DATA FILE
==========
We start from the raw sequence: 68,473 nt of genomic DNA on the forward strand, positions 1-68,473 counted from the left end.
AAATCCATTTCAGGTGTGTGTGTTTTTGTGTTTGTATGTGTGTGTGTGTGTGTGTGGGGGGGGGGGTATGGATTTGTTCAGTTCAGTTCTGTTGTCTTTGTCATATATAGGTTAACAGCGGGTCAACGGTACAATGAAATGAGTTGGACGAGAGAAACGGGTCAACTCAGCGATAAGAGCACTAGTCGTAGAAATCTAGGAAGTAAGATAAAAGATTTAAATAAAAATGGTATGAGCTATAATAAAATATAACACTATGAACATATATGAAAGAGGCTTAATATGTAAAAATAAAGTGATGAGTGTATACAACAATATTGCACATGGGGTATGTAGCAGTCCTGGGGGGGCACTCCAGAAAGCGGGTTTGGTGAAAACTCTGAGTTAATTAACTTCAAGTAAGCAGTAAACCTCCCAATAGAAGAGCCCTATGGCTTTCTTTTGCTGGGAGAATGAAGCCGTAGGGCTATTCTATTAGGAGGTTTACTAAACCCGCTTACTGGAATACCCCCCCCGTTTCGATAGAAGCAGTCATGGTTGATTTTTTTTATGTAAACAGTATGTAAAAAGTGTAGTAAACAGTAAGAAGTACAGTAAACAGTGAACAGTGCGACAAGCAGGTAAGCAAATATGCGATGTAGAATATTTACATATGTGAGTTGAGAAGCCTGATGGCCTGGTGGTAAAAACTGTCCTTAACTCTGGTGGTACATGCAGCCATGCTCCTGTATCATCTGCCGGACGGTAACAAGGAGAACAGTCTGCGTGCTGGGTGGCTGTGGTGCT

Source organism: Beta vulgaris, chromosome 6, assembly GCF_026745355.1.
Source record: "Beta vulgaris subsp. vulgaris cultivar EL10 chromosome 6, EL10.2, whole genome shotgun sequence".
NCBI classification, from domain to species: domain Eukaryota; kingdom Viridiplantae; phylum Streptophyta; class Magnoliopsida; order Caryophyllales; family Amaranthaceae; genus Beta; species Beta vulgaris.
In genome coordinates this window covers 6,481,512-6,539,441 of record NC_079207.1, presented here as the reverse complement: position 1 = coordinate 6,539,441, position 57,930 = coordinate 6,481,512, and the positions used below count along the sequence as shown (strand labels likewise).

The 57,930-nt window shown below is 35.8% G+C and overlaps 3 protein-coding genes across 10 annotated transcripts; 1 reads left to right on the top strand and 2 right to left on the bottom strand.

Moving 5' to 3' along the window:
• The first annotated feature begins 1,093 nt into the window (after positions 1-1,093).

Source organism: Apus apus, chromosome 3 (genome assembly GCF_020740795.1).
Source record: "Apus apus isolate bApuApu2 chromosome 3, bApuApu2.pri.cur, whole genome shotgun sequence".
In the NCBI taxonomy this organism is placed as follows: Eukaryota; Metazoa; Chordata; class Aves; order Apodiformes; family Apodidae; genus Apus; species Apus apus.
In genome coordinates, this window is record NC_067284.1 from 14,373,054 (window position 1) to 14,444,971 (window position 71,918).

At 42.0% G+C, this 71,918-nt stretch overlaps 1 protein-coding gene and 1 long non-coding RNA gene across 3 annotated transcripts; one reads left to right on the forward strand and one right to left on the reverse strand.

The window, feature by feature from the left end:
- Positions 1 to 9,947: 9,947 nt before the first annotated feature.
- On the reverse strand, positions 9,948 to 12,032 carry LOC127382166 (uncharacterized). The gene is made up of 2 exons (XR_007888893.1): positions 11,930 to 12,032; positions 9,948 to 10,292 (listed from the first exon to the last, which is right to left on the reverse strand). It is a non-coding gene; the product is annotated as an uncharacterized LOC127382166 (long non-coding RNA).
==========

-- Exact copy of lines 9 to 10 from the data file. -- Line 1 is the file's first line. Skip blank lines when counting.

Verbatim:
• The first annotated feature begins 1,093 nt into the window (after positions 1-1,093).

Source organism: Apus apus, chromosome 3 (genome assembly GCF_020740795.1).